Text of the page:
Making the Grade on Stream Sampling Techniques

Making the Grade on Stream Sampling Techniques

Pam teaching our sampling course

Tests are important. They allow us to assess progress and gauge preparedness. Some of us still remember tests from school. (And some of us, who were chronically unprepared, may not have the fondest memories of those tests.) But what’s better than the feeling you get when you pass a test with flying colours?

The Beaufort Watershed Stewards (BWS) were tested recently. Annually, we send our stream sampling data to the on-line provincial database. This year when we sent in our data, we were asked a new and somewhat surprising question: have all of our stream samplers received training from the Regional District of Nanaimo (RDN)?

The RDN has been our mentor organization. We have been fortunate to have had access to some of their training. But we hadn’t realized that the RDN training was a requirement for our data being accepted by the province. A quick phone call to Ms. Rosie Barlak sorted things out. Ms. Barlak is a biologist. Specifically, she’s an Environmental Impact Assessment Biologist for the Environmental Protection Division of the Ministry of Environment and Climate Change. She’s the person who helped the RDN set up their training program and she’s the person to whom we submit our data every year. And even though she’s a biologist and not an elementary school teacher, she’s the person who grades the data we submit to the province.

Not all data are equal. There are different levels of quality, or grades, of data. The equipment used for testing, its condition, how often the equipment is calibrated, the sites chosen for the sampling, the level of training for the samplers – all this and more affects the quality of the data. To be included in the provincial database data must attain a minimum standard of rigour. And a key to data quality is how well-trained the sampling teams are.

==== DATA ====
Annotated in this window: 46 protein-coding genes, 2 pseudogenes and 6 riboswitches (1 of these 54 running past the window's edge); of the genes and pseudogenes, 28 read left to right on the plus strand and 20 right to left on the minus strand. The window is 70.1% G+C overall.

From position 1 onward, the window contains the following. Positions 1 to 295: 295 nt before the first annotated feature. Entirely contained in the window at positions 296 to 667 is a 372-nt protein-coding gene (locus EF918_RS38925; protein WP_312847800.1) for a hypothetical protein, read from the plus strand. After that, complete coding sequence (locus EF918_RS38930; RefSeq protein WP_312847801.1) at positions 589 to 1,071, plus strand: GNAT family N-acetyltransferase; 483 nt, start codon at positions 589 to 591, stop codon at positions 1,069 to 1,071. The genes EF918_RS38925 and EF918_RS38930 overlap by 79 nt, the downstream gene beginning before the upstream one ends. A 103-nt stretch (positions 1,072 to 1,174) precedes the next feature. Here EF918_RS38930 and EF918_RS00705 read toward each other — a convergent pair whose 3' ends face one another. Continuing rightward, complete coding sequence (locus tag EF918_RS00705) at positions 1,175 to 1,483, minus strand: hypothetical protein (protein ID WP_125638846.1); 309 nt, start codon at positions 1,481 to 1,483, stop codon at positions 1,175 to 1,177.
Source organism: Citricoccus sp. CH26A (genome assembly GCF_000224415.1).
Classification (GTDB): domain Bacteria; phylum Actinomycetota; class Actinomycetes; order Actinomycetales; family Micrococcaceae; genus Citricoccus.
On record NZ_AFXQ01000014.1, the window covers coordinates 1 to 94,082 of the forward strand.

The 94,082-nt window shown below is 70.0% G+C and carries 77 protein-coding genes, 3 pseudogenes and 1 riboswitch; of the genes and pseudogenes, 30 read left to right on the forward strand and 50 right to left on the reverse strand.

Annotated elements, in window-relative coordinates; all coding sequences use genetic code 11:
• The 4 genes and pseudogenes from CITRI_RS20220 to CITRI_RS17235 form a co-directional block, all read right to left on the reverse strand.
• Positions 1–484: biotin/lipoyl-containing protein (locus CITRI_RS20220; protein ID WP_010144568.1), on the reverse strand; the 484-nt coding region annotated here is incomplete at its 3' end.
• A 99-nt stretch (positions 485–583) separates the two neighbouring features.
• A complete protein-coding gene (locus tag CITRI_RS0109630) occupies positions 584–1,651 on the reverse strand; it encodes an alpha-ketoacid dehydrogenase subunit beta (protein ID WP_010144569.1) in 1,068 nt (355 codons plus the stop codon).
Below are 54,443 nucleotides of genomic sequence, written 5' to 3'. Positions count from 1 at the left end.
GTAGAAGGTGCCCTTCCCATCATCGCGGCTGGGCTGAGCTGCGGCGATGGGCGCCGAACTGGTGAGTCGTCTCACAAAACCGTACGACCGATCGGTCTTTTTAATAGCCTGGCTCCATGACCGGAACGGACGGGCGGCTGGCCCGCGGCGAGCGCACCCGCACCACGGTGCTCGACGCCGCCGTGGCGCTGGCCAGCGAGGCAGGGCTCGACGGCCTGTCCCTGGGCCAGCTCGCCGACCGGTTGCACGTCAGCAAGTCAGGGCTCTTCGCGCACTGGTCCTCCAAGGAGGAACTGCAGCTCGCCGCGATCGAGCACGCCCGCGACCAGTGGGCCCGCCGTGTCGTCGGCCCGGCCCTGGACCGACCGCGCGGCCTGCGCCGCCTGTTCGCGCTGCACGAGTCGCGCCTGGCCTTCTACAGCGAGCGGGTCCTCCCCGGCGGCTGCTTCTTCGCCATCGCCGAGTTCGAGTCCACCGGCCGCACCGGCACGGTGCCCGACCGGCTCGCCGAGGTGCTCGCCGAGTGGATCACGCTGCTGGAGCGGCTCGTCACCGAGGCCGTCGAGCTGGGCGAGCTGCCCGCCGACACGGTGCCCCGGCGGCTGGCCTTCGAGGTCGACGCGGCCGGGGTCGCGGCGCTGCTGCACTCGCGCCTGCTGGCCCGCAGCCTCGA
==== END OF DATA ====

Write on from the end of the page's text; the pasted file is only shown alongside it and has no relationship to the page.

As we expanded our sampling program and increased the number of volunteer samplers, we weren’t able to send everyone to the RDN training sessions. So, we developed our own training program. Now the question is – is our training program adequate? Can the Province have confidence in our data? To answer that question, we had our training program tested.

On a cool, sunny morning in April, Ms. Barlak and a colleague joined us to audit a BWS training session for two new sampler volunteers. As our trainers held forth on the reasons for our sampling, the details of equipment calibration and best practices for successful data collection, Ms. Barlak and her colleague took notes. When we went into the field for the hands-on portion of the session, they watched and listened. We were confident in our training but, just like taking a test in school, you don’t relax until you get the results.

Thankfully, there was no surprise. We can now say with certainty that BWS has an approved training program that meets provincial data collection standards. This allows us to continue to train new volunteers without having to rely on the limited number of seats in the RDN training sessions. It feels like a milestone; another step along our path to being a mature stewardship organisation. It feels good to have made the grade.